Medical Insurance Medisoft

  1. First Party
    Patient, insurance holder
  2. Second party
  3. Third party
    Health plan, medical insurance
  4. HMO
    Health maintenance organization; HMO creates network of Physicians, hospitals, and other providers by negotiating contracts with them. Members use the contracted physicians, providers, and hospitals. Combines coverage of medical costs and delivery of health care for prepaid premium.
  5. HMO cost containment methods
    • 1. Restricts patients choice of providers, only emergency care or urgent care are covered services outside the policy when away from geographical area.
    • 2. Requires preauthorization for services.
    • 3. Controlling use of service; HMOs have a medical necessity guideline for the use of medical services. Can be denied questionable service requests made by patient and/or provider.
    • 4. Controlling drug costs. Providers may only prescribe drugs for patients from the HMOs list of selected pharmaceuticals and approved dosages. Drugs not listed require preauthorization.
    • 5. Cost sharing. Patient/member must pay a copayment. Lower copayments are usual for seeing a primary care physician, and higher copayments are given for seeing specialists or use of emergency services.
  6. Schedule of benefits
    Summarizes the payments that may be made for medically necessary medical services which policy holders receive.
  7. Covered services
    Are listed in the schedule of benefits.
  8. Non-covered services
    • Medical insurance policy also describes excluded services. Some of the following are excluded on most plans.
    • ~ most do not cover dental, eye exams or eye glasses, employment related industries, cosmetic procedures, experimental procedures.
    • ~ Policies may exclude specific items such as vocational rehab or surgical treatment for obesity.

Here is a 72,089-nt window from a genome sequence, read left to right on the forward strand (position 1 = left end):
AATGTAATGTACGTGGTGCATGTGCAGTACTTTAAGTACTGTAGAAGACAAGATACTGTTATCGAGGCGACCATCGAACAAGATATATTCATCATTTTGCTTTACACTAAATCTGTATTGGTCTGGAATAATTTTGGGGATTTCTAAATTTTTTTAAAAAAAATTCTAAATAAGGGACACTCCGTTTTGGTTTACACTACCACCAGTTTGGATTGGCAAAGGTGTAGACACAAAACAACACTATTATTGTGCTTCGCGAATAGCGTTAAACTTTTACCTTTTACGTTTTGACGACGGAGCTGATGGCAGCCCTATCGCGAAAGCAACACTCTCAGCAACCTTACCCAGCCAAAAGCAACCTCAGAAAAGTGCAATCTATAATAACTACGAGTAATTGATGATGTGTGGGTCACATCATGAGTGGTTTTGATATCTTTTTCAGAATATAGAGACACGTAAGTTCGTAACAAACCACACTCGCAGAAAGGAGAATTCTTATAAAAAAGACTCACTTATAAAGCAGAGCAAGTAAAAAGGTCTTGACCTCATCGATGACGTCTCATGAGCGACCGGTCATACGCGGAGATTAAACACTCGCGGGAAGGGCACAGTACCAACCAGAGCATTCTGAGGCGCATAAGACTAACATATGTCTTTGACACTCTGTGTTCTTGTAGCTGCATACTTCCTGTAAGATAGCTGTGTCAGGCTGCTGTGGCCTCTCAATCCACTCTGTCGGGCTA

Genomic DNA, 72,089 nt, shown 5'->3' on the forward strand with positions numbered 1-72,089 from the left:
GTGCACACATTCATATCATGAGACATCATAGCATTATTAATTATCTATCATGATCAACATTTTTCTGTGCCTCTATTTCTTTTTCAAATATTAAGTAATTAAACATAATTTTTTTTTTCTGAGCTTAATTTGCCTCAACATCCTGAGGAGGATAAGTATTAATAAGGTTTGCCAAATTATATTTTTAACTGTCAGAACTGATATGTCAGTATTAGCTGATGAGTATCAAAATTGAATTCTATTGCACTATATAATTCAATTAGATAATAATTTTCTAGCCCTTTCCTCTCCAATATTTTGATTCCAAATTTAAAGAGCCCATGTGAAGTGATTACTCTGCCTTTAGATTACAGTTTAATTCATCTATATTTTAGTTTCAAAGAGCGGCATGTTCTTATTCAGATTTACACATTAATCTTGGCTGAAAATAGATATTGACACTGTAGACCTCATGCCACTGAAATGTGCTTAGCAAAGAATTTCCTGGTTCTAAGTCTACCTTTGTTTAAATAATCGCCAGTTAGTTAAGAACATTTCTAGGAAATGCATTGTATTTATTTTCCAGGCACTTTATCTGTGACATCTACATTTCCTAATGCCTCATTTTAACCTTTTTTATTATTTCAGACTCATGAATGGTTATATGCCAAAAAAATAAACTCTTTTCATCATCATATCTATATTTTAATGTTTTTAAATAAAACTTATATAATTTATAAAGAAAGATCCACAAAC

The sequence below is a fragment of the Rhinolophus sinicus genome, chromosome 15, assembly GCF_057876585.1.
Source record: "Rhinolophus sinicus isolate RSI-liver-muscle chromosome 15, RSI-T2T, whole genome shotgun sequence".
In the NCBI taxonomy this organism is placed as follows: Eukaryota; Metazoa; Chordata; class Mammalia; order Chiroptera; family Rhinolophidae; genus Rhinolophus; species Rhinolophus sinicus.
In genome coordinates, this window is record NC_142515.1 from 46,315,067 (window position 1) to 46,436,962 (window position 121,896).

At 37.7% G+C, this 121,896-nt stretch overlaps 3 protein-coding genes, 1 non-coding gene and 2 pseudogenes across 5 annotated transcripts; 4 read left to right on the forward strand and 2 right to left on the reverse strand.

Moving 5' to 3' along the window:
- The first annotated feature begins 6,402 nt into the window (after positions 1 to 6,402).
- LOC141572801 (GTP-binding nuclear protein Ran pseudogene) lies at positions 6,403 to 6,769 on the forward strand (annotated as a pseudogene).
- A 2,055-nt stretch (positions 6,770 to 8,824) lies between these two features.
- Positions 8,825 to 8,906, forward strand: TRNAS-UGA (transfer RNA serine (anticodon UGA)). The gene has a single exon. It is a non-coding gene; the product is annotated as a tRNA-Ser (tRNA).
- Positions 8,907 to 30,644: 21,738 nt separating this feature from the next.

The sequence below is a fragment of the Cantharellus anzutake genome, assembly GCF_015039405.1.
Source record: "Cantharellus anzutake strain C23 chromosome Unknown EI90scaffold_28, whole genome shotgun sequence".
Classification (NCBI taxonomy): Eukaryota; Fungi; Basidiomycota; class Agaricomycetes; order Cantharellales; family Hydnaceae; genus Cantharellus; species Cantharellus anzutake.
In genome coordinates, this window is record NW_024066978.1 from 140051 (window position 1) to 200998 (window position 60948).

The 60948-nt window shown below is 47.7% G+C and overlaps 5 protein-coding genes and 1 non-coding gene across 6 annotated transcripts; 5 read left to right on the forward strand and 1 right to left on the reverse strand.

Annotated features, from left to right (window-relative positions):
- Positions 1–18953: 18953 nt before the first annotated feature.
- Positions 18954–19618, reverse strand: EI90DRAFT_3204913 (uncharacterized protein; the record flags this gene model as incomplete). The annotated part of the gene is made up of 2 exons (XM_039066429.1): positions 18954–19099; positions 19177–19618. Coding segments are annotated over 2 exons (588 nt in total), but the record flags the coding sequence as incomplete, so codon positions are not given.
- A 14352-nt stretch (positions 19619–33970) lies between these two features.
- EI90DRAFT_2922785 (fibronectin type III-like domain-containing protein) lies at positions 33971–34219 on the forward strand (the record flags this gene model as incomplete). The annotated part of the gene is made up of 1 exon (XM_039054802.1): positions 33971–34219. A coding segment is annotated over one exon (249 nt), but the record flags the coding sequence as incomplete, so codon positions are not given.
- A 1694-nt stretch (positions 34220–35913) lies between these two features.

• ~Many policies do not have prescription drug benefits
    • ~Pre-existing condition treatments are often not covered for new policy holders.
  9. Disability and workers' compensation
    • Disability insurance provides reimbursement for income lost because of an inability to work.
    • Workers' compensation is purchased by employers to pay benefits and provide medical care for employees who are injured in a job-related accidents and pay benefits to employees dependents in the event of a work-related death.
  10. Indemnity
    Is protection against loss. Indemnity plans the payer indemnifies the policyholder against costs of medical services and procedures as listed on the benefits schedule. Patients choose a provider the want to see.
  11. Condition for payments (Indemnity)
    • Four conditions:
    • 1. Medical charge must be for medically necessary services and covered by the insured's health plan.
    • 2. Patient's premium- the periodic payments the patient in required to make to keep the policy in effect, must be up-to-date.
    • 3. If part of the policy, deductible-the amount the insured pays on covered services before benefits begin- must have been paid.